“If the existing plan fails, I make a new plan.”Edgin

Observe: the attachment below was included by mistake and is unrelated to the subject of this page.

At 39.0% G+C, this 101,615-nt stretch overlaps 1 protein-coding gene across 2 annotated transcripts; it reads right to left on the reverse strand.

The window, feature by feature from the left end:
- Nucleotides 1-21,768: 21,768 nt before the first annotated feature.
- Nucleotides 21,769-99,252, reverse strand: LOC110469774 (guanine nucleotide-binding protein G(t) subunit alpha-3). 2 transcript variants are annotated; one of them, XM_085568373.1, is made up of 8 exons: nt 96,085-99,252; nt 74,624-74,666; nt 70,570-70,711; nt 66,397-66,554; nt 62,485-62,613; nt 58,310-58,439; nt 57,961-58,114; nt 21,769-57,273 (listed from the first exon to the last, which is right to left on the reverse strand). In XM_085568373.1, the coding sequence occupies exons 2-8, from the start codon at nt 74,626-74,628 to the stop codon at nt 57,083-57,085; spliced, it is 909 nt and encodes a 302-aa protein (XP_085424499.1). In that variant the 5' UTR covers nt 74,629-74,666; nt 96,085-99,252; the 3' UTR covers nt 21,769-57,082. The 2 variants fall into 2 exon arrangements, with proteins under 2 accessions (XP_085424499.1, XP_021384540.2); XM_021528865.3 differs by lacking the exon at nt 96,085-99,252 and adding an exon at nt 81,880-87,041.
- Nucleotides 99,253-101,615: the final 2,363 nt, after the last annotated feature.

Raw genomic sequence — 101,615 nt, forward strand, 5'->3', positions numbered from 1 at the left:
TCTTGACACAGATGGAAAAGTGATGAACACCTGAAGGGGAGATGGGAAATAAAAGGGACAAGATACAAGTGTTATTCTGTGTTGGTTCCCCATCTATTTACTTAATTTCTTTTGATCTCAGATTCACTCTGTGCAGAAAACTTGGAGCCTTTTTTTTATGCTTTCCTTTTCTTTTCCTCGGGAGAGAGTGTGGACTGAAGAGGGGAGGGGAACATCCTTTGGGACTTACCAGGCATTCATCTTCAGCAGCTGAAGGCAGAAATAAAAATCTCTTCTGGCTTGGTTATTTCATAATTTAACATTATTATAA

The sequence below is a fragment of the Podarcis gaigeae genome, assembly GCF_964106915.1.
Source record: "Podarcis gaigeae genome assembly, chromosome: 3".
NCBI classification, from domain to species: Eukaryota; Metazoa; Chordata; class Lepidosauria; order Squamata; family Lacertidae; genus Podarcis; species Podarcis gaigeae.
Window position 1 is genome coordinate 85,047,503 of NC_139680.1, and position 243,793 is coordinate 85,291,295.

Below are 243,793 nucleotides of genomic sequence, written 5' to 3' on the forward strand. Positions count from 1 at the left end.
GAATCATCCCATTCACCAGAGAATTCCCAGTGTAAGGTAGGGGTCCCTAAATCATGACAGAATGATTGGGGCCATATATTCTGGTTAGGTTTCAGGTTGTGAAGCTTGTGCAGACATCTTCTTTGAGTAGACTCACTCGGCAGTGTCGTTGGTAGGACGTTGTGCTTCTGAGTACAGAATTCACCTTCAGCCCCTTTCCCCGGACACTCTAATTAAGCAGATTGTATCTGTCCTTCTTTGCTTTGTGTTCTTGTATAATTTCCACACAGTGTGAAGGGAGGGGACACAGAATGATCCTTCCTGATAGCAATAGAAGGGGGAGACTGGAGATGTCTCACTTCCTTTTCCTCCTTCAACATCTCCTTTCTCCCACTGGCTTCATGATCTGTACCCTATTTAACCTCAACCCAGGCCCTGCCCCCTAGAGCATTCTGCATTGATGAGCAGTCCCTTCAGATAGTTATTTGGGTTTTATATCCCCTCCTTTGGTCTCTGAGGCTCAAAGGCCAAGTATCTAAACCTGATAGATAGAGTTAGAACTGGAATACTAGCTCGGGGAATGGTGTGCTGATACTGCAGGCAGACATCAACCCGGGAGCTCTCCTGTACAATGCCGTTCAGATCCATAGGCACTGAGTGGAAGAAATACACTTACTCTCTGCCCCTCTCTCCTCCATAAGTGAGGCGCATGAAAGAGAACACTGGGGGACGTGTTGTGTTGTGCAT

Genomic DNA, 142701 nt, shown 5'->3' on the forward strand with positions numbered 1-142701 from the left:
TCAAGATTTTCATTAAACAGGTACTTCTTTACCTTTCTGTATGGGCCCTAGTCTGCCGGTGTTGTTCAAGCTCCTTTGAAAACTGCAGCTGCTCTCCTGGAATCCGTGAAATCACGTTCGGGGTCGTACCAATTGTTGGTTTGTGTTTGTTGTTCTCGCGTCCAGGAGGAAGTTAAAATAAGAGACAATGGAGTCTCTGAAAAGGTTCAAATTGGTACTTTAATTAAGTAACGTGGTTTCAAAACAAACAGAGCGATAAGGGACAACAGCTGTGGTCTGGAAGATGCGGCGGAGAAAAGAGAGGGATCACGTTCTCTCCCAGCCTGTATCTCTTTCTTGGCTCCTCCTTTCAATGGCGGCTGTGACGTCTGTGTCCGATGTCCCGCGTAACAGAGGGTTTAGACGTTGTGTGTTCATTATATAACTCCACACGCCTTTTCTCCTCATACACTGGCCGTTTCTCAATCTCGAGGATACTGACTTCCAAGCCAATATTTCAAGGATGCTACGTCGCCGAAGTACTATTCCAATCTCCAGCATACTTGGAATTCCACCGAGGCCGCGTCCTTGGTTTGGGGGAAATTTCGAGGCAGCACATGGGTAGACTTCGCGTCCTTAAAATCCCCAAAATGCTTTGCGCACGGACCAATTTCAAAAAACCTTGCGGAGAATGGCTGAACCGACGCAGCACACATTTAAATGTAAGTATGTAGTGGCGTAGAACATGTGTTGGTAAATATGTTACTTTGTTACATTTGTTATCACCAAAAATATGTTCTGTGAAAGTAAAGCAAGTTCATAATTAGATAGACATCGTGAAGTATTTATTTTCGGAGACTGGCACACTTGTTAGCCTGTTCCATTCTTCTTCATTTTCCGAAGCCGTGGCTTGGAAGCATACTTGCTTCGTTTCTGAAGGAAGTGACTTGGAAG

Dungeons & Dragons’ phenomenal rise in popularity over the past decade made a new cinematic adaptation an inevitability. Directed by the co-writers of Spider-man: Homecoming, this is similarly a film that prioritises the relationships between its likeable heroes over world-threatening stakes. The party members are tropes — charismatic bard, stoic fighter, insecure sorceror, insufferable paladin and distrustful druid — imbued with personality by their actors, but the inspired decision is to place Chris Pine’s bard at the centre, since his careful planning followed invariably by chaos and improvisation perfectly captures the nature of the tabletop game. This approach allows the writers to flex their creativity in presenting and overcoming challenges as they set up a heist, including the best use of portals I have seen on screen. As the antagonist Forge, Hugh Grant channels his Paddington 2 performance without overplaying the comedic elements. Those hoping for the sweeping majestic grandeur of Peter Jackson’s The Lord of the Rings will be disappointed as, despite the decades of lore establishing the Forgotten Realms, Honour Among Thieves is a lightweight tale that engages in limited worldbuilding — we see a little of Neverwinter and the Harpers but the script is generally content to name drop inconsequential references for fans’ benefit. Visual effects are deployed in service to the story, with impressive swirling magical vortices and a menagerie of the Monster Manual’s fantastic creatures. That Honour Among Thieves has been so well received is no doubt aided by low expectations after 2000’s abysmal Dungeons & Dragons, but it is nevertheless a solid foundation on which a new cinematic franchise could be built.